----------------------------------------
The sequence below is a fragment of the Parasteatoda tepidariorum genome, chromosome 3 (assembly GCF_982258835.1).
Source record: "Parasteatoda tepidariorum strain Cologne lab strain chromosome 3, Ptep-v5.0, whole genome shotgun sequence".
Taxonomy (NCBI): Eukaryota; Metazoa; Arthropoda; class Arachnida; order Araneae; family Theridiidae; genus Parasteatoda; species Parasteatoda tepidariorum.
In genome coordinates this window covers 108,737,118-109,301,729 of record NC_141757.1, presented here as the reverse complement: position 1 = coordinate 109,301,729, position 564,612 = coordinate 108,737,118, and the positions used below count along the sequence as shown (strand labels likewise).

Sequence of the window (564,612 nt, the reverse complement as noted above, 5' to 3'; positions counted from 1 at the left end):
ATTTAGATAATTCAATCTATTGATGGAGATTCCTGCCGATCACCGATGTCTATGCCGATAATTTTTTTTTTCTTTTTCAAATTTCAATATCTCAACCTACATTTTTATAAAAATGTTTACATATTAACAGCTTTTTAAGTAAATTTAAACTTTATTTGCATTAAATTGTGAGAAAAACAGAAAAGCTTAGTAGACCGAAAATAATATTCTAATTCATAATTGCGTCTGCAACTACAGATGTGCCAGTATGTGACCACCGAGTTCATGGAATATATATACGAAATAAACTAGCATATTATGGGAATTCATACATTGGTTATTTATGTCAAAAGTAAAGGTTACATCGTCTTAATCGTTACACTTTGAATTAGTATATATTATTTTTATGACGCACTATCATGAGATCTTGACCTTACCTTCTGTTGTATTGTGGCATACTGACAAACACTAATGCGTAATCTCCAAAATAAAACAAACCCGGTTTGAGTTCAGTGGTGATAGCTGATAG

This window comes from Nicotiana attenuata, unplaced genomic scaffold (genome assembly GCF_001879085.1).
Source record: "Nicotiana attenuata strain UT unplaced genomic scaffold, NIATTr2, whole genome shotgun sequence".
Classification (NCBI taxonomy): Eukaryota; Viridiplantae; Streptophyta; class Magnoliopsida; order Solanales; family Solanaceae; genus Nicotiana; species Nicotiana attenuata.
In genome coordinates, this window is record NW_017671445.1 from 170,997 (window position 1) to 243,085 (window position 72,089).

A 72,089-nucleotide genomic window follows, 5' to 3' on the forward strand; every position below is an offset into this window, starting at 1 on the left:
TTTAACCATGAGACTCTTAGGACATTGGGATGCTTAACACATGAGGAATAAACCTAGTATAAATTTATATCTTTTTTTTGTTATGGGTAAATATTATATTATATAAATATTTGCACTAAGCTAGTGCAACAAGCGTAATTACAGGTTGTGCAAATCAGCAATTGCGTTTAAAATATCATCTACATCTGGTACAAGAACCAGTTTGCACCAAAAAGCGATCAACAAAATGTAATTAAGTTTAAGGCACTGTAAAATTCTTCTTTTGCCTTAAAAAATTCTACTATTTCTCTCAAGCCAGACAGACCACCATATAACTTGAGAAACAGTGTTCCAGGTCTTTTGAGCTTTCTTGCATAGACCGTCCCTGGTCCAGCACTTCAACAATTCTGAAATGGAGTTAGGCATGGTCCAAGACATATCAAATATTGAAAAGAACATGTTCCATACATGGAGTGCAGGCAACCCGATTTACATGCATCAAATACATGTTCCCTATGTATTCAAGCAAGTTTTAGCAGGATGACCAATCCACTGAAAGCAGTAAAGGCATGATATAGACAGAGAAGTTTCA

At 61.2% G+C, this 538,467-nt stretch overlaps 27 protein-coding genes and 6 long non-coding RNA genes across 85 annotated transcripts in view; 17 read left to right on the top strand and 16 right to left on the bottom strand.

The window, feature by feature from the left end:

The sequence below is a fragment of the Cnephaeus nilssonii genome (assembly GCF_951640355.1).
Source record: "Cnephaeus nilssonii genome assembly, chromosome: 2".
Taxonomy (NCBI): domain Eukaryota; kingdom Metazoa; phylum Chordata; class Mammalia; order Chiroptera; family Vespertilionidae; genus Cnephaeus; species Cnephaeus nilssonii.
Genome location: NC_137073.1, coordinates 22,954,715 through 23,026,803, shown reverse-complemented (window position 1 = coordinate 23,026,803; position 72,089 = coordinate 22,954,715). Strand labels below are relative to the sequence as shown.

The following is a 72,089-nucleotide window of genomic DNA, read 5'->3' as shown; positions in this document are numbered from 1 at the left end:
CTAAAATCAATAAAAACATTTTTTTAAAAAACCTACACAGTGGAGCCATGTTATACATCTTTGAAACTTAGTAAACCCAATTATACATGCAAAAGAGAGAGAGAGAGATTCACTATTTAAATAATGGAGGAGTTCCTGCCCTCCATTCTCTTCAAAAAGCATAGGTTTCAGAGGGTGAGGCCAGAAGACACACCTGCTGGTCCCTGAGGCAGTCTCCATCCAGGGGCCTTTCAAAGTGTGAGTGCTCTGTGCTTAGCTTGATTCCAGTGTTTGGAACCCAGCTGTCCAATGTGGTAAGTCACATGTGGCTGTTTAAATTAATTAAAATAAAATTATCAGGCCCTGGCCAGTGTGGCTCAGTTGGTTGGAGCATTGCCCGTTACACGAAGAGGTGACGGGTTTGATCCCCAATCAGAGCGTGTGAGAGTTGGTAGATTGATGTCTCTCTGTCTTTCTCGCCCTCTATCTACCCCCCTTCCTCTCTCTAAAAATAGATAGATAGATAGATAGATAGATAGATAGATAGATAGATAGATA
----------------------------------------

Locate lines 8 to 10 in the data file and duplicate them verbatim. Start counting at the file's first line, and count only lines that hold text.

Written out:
Source record: "Nicotiana attenuata strain UT unplaced genomic scaffold, NIATTr2, whole genome shotgun sequence".
Classification (NCBI taxonomy): Eukaryota; Viridiplantae; Streptophyta; class Magnoliopsida; order Solanales; family Solanaceae; genus Nicotiana; species Nicotiana attenuata.
In genome coordinates, this window is record NW_017671445.1 from 170,997 (window position 1) to 243,085 (window position 72,089).